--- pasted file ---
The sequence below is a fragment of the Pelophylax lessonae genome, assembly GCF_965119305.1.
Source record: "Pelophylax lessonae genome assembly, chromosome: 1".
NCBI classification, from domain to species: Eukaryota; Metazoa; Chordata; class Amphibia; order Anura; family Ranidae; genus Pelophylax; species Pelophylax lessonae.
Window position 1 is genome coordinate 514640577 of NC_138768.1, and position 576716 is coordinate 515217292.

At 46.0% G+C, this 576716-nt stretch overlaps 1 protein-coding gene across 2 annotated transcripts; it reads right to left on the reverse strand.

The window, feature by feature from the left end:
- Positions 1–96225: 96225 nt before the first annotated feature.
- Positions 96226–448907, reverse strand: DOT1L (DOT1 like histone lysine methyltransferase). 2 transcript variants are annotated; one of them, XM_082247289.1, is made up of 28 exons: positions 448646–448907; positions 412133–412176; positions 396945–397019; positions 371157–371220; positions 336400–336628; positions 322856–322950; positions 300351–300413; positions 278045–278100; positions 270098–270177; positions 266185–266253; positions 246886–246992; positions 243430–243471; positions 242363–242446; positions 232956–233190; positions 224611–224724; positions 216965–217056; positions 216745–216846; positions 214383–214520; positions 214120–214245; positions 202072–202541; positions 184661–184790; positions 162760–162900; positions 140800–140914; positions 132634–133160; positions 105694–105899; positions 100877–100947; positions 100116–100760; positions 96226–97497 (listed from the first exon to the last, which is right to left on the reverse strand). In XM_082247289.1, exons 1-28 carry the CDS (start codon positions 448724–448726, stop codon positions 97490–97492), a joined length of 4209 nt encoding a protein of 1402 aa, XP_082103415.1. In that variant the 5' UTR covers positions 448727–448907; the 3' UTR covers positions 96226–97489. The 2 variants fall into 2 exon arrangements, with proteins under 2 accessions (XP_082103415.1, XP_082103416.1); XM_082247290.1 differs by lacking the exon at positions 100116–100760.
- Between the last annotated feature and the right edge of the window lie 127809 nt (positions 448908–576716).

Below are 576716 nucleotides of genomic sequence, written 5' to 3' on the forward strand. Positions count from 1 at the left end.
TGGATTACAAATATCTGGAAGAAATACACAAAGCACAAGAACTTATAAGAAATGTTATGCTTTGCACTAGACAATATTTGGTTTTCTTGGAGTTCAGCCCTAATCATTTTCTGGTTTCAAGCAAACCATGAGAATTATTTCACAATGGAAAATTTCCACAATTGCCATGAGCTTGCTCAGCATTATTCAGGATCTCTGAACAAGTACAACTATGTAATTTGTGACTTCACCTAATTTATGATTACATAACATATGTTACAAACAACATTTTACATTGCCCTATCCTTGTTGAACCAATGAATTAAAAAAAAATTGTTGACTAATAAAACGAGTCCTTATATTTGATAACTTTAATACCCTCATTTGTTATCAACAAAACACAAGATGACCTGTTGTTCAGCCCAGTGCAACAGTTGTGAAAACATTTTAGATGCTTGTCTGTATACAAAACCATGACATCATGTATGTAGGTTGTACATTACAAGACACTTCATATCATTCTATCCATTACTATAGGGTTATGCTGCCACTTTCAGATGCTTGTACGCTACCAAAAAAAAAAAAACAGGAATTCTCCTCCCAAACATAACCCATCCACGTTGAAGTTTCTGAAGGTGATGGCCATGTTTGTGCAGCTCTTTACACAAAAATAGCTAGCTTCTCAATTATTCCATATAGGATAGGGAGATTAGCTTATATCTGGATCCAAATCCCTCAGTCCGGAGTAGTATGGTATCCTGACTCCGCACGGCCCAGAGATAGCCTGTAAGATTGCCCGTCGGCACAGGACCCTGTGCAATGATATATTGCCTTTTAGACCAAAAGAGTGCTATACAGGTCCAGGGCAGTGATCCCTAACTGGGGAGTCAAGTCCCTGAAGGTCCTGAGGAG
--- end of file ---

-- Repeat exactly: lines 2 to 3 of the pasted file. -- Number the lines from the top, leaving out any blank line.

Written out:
Source record: "Pelophylax lessonae genome assembly, chromosome: 1".
NCBI classification, from domain to species: Eukaryota; Metazoa; Chordata; class Amphibia; order Anura; family Ranidae; genus Pelophylax; species Pelophylax lessonae.